A common feature of schizophrenia is disorganized speech. The word “feature” makes me laugh. It’s not like automatic windows on a Subaru. Feature feels like the wrong word. Disorganized speech — illogical or unmeaningful speech, non-sequitur assertions (on a very basic level, eg, “I toasted the bagel so the laundry would rain.”) — is considered evidence of disordered thought. Surely if someone is making so little sense with their language, their cognition is significantly impaired.
I probably can’t explain why this isn’t true for me.
When I am suffering from disorganized speech — for me, a transient feature — it is as if my mental dictionary has been reduced to about 20 words. And they aren’t very helpful ones, either.
Say I am trying to make a sandwich because I am hungry. I walk into the kitchen and my husband asks what I’m up to. I attempt to reply with words from my temporarily limited repertoire. Here they are:
I, not, can’t, words, no, need, think, broke, dish, thing, that, my, the, are/aren’t, brain, have, to, I’m, working, yes.
The list and it’s length vary, but it’s short and always nearly useless.
So I answer him this way: “I need the… I have to… I’m… words not working… brain broke… can’t think… I’m… my…”
At this point, I’ve become more focused on my inability to communicate than the fact that I really freaking need that sandwich. I start hitting my forehead with the heal of my hand and grunting. At no point did I lose my knowledge of what I needed or what I was doing, and at no point did I think toasting a bagel would make it rain. My cognition is intact. My language is lost. I am a two-year-old with bigger thoughts than she has words for.
Also, sometimes I look at the toaster and all I can come up with to call it is “that thing!”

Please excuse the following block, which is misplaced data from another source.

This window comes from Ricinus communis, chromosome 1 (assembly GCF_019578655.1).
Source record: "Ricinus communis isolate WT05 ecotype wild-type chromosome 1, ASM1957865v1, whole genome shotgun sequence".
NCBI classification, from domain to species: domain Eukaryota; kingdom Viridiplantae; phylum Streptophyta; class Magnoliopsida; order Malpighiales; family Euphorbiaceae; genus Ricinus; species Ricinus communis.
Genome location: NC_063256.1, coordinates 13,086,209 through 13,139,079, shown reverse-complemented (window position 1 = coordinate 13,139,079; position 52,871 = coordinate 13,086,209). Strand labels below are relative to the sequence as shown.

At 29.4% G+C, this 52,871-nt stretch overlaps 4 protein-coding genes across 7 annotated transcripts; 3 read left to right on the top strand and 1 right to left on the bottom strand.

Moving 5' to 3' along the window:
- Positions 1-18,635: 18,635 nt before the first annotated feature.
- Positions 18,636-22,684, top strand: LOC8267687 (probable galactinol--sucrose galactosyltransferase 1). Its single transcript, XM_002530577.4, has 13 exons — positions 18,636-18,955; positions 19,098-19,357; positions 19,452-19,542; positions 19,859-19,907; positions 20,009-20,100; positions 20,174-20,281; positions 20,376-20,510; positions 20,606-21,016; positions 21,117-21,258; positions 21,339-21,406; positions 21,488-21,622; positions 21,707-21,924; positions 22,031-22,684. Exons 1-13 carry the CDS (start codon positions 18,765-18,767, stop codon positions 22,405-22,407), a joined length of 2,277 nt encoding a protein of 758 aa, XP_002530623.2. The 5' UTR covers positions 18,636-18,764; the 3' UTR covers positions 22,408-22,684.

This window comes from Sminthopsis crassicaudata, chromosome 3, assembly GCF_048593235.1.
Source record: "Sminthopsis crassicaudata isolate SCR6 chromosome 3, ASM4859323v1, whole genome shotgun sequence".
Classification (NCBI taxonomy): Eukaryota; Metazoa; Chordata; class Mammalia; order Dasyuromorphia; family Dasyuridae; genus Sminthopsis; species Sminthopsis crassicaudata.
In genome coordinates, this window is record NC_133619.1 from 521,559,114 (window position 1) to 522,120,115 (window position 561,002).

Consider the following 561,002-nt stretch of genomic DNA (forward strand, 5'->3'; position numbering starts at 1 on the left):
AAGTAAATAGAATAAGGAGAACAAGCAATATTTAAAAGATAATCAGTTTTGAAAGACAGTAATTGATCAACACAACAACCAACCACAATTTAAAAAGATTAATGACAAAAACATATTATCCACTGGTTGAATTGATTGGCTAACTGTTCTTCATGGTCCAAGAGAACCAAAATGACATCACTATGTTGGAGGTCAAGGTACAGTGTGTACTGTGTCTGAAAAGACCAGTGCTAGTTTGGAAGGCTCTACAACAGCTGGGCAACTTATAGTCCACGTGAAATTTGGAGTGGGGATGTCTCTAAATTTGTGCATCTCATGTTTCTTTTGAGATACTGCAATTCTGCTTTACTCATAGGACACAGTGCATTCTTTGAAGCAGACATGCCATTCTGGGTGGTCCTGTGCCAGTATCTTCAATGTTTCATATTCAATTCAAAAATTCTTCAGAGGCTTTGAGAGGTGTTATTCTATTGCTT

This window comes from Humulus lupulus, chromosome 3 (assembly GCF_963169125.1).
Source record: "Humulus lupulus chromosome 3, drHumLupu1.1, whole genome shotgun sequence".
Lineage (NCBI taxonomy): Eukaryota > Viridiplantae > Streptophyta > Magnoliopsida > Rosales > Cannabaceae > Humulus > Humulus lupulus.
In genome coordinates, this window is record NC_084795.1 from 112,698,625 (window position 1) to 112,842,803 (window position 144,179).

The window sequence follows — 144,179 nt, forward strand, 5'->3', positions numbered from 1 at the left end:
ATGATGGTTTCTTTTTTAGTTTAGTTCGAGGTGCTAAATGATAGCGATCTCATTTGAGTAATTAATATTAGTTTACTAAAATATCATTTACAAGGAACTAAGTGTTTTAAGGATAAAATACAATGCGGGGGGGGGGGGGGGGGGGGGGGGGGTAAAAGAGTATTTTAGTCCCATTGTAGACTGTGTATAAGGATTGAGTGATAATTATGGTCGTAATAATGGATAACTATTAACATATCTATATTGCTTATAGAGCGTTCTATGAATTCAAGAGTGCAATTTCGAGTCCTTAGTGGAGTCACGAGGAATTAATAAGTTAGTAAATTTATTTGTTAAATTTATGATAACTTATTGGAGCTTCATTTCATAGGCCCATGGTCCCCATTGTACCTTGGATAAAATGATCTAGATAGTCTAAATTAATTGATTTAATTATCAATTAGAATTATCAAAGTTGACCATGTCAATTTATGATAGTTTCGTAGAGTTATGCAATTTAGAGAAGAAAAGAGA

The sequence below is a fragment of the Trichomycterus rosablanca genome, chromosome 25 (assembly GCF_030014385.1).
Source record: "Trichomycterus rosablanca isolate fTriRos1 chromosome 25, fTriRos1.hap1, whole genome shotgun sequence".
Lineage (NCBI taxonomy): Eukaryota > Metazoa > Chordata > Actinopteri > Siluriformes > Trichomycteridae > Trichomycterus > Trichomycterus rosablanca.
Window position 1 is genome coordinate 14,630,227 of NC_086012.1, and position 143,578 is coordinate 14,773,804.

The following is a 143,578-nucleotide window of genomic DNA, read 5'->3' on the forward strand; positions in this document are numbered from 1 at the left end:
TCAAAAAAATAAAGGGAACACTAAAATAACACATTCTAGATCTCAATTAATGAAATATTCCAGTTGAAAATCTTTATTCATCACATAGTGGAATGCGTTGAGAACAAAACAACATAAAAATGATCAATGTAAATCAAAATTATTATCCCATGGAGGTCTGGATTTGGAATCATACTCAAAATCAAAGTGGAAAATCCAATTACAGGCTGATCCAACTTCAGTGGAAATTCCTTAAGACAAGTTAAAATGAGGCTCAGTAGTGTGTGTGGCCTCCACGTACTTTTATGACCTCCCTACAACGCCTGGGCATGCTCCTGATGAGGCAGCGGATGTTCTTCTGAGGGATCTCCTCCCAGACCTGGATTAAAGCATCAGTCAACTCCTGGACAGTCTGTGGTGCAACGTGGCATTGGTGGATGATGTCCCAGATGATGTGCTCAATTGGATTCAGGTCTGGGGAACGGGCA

It is common for people to forget the name of something. If Annie forgets the word for a potato peeler, she simply calls upon her other words to help her out. She’ll say, “Please hand me… you know, that thing we use to take the skin off a potato.” Then, having said “potato,” her memory is probably jogged, and she’ll continue, “That’s right, the potato peeler.”
All I can come up with in a situation like that is gesturing wildly toward the utensil drawer while saying “that thing!” and ending up flapping my hands around because I’m aware that I’ve lost my words, and this is a devastating loss.
At times, I try to keep it together. This is almost always a mistake.
If instead, I try to communicate that I can’t communicate, I’ll say: “I can’t think. The words I need aren’t working,” or something similar. Then the person I’m talking to says, “You’re doing fine. Take your time. Calm down.” And then in an effort to help me, they will ask a question that I lack the language to answer. This makes it worse, because I haven’t lost the concept, I’ve lost the word.
Across the board (and I’m guilty of this too), we should avoid assuming we know what another person is thinking or going through. Asking is always better.
I’m often embarrassed by my symptoms or what’s perceived as a general awkwardness by those who don’t know what’s going on. But when my words run away, and this has been happening daily lately, it’s incredibly frustrating. I can’t even explain my behavior. If you know me in real life, please be patient. I’m far more upset about it than you are, trust me.